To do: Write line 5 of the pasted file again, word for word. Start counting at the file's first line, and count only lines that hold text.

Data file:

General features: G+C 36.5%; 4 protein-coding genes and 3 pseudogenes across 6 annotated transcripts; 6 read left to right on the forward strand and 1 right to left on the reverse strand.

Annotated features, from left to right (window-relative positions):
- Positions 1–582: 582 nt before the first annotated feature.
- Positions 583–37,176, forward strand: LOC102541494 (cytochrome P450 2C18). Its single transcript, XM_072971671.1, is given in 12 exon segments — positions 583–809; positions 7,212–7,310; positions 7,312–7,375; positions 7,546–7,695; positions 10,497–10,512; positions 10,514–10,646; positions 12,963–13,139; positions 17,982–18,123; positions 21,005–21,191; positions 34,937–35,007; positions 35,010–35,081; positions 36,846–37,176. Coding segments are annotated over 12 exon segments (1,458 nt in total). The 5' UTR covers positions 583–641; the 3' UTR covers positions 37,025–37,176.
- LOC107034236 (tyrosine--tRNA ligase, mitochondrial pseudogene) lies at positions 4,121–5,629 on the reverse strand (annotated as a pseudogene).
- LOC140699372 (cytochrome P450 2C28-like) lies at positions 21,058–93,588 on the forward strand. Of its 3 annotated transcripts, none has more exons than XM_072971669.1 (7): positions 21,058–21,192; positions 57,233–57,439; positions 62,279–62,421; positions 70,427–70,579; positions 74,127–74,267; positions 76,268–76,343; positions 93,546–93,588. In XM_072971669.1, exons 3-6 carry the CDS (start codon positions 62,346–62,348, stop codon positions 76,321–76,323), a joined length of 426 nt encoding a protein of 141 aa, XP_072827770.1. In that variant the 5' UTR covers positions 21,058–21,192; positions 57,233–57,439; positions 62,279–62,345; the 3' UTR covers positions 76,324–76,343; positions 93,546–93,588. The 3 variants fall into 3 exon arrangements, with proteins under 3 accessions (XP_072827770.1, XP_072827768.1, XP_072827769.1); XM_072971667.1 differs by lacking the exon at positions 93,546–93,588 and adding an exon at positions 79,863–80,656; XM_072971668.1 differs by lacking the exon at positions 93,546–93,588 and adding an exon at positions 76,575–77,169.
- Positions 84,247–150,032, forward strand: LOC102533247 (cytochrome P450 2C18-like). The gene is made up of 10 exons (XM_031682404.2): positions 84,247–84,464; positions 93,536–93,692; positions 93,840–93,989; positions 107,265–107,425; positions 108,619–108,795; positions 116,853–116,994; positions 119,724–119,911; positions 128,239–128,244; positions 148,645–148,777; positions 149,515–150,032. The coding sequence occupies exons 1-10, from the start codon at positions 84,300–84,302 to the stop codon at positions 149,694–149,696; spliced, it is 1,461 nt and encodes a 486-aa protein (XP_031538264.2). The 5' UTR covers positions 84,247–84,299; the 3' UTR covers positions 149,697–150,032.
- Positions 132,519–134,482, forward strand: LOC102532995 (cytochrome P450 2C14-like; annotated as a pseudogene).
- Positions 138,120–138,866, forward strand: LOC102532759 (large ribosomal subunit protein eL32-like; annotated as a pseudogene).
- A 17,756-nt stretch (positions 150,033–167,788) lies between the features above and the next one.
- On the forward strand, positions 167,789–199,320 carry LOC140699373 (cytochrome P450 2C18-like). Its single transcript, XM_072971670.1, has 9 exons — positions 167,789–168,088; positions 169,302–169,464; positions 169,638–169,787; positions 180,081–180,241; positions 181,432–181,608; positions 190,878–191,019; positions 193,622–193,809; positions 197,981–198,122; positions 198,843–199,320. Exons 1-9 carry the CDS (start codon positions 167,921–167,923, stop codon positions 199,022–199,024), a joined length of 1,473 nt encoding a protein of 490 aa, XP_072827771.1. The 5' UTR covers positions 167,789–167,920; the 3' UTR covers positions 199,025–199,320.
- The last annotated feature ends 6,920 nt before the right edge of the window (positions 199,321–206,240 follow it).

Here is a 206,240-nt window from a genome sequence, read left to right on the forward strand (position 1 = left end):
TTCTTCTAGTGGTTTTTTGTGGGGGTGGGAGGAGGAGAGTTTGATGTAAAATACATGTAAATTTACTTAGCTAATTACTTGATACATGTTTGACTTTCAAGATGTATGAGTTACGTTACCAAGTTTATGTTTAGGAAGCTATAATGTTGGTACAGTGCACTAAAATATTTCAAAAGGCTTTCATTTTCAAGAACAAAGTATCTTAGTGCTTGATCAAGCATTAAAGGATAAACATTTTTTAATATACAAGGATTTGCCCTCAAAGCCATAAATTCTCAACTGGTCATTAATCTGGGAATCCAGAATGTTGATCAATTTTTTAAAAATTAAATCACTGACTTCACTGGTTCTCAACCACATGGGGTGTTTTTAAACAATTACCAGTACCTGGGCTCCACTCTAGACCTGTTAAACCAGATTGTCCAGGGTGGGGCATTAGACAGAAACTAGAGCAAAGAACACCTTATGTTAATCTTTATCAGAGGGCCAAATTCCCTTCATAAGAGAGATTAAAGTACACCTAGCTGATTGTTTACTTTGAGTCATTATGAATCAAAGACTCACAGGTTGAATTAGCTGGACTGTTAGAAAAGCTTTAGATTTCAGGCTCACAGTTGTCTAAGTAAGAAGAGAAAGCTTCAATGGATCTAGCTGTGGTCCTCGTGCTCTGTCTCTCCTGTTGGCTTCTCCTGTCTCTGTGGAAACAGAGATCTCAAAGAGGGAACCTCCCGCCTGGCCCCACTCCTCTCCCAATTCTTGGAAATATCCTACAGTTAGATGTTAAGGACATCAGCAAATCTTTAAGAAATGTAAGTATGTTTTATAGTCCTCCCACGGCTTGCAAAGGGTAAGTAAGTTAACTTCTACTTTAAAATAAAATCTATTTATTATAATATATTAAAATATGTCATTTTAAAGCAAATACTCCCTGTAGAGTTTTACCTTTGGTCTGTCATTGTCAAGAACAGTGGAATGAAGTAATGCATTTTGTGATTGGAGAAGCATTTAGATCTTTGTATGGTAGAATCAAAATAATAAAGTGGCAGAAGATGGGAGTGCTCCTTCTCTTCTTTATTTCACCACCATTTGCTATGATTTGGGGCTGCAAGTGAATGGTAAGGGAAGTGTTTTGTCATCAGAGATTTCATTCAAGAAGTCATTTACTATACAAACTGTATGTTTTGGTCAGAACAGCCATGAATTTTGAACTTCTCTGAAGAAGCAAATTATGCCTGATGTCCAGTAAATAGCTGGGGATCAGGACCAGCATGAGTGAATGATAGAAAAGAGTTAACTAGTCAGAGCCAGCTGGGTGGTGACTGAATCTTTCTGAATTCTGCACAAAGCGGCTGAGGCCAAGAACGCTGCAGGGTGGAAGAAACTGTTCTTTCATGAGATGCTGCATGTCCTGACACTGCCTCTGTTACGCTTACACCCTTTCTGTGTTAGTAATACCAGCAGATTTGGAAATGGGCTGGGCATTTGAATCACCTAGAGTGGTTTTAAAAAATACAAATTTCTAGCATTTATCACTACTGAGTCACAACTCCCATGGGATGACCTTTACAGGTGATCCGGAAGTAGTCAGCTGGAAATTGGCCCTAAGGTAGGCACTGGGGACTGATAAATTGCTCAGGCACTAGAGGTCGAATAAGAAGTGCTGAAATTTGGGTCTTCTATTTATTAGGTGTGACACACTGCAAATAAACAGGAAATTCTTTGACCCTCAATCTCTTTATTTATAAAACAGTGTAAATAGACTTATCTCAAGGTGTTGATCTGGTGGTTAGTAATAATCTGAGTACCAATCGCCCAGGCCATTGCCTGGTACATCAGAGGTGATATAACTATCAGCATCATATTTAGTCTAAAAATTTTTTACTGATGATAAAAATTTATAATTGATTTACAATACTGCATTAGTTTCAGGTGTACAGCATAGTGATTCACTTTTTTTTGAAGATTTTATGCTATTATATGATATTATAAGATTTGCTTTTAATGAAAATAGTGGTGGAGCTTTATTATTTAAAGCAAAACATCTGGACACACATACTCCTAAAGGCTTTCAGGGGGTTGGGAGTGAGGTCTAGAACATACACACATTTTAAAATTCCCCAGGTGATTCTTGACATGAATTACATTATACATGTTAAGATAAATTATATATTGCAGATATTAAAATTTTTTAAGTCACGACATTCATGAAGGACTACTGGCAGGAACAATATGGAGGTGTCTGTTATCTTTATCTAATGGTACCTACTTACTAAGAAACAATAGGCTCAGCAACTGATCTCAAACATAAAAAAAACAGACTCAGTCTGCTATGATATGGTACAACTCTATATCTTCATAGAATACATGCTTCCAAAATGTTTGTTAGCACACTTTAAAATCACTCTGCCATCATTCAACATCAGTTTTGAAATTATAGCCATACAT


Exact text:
- LOC107034236 (tyrosine--tRNA ligase, mitochondrial pseudogene) lies at positions 4,121–5,629 on the reverse strand (annotated as a pseudogene).